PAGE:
A Dutiful Wood Stork Parent Feeding Nestlings


Wood Stork Fledglings Checking Out The World Beyond Their Nests

Larry, Curly, and Moe take another look around.


As ungainly as they seem, wood storks are surprisingly agile in the treetops.

Sometimes, wood storks manage to appear regal, in spite of their bare heads
and somewhat clumsy appearance on land.


WINGSPAN: 5-1/2'
HABITAT: Freshwater ponds, marshes, riverbanks, and flooded agricultural fields
FORAGING: Nesting birds often forage as much as 80 miles from breeding colony
ALTITUDE: Known to fly as high as 6,000 feet
BREEDING: In Florida, wood storks breed during the late winter dry season when fish are concentrated in shallow pools
FEEDING TECHNIQUE: Storks wade in shallow water, sweeping their partially opened beaks back and forth, and snapping them shut when they come in contact with prey


As you can see from the map, wood storks are permanent residents of central and south Florida. Their breeding range extends into Georgia and parts of South Carolina, and the are non-breeding residents through Georgia and completely around the Gulf Coast, down into central America. The only other place they show up in the United States is the very southern tip of California, where they are considered non-breeding residents. So, we are quite lucky here in the middle of the state. We enjoy these birds year round.


A beautiful wood stork flying low over the water, and showing off his
black wing bands and his light-colored, pinkish feet. 


A group of storks can be called a "chatter of storks," a "muster of storks," a "phalanx of storks," and a "swoop of storks." (They are also sometimes called a "filth of storks," but I'm not even going to mention that one, because it sounds disgusting.) *grin*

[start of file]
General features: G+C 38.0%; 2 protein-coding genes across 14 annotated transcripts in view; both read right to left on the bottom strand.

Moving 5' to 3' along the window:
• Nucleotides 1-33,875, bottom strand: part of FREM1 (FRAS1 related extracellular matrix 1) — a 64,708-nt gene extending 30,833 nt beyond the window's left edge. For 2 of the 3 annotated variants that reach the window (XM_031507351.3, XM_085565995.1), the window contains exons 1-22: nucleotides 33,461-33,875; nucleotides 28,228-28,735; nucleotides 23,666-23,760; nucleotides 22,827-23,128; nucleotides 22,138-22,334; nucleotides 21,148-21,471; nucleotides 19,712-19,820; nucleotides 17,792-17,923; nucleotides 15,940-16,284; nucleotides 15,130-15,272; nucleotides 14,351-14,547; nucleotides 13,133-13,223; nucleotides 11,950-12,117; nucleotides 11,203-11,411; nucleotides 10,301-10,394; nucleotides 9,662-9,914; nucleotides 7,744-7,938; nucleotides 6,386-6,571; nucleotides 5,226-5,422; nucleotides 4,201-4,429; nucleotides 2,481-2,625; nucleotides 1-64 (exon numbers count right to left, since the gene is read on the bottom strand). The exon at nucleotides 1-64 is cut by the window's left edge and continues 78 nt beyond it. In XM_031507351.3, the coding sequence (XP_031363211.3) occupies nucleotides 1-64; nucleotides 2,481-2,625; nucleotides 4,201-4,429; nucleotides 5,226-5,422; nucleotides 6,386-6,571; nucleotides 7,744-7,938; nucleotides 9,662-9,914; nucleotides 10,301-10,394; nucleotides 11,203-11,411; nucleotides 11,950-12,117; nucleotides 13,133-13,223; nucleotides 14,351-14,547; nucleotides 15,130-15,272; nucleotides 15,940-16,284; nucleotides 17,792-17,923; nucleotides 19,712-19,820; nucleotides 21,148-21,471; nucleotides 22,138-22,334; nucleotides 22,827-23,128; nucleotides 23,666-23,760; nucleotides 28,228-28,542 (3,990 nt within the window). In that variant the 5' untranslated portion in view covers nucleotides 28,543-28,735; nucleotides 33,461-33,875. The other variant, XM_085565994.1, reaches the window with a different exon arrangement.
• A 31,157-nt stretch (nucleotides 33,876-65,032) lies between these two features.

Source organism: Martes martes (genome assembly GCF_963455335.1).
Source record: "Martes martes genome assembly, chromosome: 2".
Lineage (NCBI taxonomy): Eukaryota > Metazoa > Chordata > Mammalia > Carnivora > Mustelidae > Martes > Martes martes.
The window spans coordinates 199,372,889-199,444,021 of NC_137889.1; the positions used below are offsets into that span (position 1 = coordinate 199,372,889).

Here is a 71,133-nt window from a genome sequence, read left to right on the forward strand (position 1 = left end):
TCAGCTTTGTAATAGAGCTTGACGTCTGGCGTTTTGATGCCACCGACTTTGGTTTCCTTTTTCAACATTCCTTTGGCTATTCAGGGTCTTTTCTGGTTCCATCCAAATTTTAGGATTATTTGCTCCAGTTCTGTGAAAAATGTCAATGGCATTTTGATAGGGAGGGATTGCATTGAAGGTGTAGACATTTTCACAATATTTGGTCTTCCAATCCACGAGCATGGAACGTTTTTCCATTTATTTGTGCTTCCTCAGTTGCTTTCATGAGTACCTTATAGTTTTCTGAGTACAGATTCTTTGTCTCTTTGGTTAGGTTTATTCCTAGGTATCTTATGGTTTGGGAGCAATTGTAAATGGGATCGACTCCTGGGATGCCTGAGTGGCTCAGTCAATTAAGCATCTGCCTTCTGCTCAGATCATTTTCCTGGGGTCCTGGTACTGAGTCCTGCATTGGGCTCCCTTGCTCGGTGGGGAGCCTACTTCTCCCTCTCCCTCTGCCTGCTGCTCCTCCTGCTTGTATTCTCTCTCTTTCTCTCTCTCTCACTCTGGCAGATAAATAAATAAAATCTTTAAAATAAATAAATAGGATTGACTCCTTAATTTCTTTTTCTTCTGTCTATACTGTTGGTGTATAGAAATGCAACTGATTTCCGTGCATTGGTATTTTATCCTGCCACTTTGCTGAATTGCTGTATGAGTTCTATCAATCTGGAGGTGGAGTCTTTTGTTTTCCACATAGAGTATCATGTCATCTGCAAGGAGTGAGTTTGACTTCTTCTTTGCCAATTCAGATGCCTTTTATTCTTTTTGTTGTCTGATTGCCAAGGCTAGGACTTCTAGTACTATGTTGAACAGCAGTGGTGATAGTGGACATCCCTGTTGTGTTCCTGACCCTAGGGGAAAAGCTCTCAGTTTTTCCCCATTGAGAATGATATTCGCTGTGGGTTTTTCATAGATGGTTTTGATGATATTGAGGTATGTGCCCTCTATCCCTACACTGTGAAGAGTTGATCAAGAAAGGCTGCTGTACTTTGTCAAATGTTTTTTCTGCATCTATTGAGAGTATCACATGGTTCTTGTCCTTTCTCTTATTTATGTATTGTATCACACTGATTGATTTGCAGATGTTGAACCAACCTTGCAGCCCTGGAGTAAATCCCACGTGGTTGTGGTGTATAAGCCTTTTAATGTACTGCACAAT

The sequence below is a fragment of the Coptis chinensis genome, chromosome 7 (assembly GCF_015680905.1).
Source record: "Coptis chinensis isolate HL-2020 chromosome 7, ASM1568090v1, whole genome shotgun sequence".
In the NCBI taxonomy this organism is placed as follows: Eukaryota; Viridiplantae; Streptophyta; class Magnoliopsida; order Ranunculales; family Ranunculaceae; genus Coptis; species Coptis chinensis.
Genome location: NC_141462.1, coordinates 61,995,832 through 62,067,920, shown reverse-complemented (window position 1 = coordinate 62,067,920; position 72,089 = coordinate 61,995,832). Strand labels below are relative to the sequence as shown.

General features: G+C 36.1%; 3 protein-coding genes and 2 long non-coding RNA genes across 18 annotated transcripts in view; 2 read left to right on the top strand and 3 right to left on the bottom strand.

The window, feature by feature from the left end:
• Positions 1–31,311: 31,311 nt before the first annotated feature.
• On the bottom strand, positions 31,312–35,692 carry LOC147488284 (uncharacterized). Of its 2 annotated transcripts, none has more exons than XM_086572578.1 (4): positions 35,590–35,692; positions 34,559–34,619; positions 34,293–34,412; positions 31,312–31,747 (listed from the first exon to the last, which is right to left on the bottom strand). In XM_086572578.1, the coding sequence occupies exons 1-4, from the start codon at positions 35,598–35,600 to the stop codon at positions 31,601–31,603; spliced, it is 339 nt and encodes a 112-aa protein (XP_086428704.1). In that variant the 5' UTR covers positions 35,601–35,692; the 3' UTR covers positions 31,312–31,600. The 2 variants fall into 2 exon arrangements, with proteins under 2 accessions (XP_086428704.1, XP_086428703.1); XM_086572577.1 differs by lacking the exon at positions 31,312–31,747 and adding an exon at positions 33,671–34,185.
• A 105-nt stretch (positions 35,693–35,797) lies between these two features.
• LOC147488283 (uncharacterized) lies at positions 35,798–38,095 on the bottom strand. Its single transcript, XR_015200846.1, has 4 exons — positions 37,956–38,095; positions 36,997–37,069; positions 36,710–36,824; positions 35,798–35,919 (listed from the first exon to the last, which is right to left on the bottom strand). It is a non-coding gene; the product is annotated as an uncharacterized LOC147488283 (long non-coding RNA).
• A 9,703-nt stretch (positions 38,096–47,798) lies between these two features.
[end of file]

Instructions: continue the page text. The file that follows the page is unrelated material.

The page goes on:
Roseate Spoonbill (Platalea ajaja) and Wood Stork
If wood storks are known by the company they keep,
they must be doing pretty well. 


 Alfred E. Newman Wood Stork
("What, Me Worry?")


And last, but far from least, my very favorite wood stork photo of all!
Just look at that beautiful green iridescence in those gorgeous flight feathers!
This is surely one of Doug Little's most dramatic and beautiful photos!

And that's about everything I can think of to share about wood storks. Hope you've enjoyed learning about these striking and interesting birds. I'll be MIA for the next two weeks, as I'm going to Charleston for the birth of my new granddaughter. Upon my return, we're going to talk about another favorite big bird of mine, the sandhill crane. And while I'm away, you really should consider taking an eco-tour aboard the Naiad. I know I remind you of that every week, but it's only because I'm so sure you'll be glad you did. Captain Dooley and Doug await your visit, as do all the wonders of the St. Johns River! Why not book a tour today! 



In the event you can't book a tour, why not tour a book?
I have a few out you might enjoy!
I'm just sayin' . . .

Marcia Meara's Amazon Author Page



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Saturday, 02 March 2024